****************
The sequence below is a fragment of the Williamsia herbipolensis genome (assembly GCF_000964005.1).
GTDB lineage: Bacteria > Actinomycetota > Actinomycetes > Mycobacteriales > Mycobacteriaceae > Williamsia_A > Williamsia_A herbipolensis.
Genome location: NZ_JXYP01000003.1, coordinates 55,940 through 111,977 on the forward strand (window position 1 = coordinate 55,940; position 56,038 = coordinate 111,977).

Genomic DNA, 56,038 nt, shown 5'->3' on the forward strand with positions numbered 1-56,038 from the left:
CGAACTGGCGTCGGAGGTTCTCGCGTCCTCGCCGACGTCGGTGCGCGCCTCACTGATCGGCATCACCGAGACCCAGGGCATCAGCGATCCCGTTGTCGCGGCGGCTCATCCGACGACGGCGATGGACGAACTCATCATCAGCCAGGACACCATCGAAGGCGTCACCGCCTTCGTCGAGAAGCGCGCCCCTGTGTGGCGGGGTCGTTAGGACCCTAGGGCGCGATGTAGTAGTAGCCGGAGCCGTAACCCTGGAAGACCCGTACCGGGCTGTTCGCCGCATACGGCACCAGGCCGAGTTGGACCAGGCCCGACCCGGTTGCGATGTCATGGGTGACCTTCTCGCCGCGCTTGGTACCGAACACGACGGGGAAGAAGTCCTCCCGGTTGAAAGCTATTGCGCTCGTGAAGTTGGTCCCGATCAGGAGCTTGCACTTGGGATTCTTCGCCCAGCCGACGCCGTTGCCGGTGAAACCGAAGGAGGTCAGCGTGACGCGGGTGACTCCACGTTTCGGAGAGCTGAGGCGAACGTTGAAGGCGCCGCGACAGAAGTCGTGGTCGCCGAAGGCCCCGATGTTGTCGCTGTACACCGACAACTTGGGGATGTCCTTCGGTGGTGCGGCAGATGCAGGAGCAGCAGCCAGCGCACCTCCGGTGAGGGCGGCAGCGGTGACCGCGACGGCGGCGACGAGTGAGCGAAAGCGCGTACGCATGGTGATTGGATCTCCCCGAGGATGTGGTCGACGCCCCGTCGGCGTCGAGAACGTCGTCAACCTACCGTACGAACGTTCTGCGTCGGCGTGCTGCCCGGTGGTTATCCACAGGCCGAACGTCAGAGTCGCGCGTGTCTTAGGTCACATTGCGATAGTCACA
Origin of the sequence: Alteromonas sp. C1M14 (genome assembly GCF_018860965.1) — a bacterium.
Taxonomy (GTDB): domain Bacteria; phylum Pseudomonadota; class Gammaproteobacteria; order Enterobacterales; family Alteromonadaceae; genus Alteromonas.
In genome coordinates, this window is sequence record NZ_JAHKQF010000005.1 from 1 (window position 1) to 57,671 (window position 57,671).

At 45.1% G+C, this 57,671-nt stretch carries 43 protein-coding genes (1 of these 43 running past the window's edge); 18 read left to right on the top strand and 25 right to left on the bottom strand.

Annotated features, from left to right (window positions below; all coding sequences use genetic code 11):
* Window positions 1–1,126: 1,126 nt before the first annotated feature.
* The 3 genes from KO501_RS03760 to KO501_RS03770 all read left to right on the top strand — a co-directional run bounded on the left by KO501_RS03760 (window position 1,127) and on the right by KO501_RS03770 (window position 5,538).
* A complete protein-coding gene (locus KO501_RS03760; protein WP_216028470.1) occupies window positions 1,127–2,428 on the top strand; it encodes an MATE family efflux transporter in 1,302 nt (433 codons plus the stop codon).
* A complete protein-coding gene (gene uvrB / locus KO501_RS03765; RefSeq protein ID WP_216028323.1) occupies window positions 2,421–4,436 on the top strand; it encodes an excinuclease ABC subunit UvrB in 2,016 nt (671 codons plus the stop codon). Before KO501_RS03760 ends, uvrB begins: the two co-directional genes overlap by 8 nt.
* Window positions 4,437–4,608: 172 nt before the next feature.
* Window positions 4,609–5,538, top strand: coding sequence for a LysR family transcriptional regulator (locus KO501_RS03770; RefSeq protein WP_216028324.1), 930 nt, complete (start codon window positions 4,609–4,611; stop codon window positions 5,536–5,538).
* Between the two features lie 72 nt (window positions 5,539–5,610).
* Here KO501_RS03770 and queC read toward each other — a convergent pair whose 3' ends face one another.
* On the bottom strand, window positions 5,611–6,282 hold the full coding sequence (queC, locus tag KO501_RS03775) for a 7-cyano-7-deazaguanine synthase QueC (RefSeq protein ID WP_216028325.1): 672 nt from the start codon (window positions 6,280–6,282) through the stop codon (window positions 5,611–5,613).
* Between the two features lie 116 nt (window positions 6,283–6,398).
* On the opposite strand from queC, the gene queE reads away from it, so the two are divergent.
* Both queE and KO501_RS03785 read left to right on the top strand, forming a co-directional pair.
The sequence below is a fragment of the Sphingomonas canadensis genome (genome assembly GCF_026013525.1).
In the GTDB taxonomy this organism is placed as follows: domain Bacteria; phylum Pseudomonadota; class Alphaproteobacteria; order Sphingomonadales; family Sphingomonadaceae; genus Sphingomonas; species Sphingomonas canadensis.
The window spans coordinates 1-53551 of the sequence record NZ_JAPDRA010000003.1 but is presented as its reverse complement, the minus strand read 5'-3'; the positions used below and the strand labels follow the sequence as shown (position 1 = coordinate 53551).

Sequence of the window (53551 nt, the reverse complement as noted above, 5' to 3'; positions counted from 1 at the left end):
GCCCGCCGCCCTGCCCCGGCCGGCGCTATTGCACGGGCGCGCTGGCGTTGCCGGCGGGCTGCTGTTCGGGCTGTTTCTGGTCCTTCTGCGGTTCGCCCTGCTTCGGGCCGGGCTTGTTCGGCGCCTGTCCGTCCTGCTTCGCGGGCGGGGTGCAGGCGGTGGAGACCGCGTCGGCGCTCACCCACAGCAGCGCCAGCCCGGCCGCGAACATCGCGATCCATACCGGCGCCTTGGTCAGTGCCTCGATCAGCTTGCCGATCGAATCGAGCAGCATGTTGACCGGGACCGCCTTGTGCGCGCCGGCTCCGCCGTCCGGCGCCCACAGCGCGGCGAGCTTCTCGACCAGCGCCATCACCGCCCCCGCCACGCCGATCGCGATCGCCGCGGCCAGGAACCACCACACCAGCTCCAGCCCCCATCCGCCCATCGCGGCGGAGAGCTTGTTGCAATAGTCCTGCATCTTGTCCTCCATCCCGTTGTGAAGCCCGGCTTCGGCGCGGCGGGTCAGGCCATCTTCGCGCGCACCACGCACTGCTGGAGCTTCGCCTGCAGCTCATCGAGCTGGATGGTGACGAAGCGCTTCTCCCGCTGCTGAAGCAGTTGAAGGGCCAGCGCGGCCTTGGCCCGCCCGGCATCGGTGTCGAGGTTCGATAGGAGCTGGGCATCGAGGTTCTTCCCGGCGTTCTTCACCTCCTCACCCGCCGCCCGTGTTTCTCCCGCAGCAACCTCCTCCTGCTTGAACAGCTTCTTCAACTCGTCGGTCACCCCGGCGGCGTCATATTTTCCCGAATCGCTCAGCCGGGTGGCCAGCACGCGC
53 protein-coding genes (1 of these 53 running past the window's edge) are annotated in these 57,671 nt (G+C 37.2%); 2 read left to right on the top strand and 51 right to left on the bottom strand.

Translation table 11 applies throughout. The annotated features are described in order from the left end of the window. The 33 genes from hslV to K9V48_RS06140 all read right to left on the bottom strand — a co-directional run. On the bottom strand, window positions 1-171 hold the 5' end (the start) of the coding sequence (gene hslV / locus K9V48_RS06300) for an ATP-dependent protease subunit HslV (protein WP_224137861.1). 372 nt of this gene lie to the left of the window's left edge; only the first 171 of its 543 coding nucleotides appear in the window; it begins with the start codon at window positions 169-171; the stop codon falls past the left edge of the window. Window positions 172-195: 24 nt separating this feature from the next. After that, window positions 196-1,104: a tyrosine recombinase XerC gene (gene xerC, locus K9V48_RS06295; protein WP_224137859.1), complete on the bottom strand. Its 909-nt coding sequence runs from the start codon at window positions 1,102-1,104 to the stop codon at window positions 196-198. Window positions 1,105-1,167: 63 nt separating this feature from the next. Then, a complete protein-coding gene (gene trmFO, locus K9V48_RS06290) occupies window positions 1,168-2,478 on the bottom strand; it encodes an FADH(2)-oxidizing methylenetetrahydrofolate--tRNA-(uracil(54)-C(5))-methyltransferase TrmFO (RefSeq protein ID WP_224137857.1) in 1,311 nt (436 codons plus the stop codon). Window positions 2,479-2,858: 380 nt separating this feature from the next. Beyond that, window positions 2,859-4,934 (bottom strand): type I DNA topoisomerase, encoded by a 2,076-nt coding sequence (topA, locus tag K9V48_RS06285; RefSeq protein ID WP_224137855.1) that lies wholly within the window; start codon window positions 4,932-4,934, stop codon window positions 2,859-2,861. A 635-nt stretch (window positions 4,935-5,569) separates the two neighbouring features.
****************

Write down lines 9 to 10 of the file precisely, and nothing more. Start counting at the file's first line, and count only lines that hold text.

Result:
At 45.1% G+C, this 57,671-nt stretch carries 43 protein-coding genes (1 of these 43 running past the window's edge); 18 read left to right on the top strand and 25 right to left on the bottom strand.

Annotated features, from left to right (window positions below; all coding sequences use genetic code 11):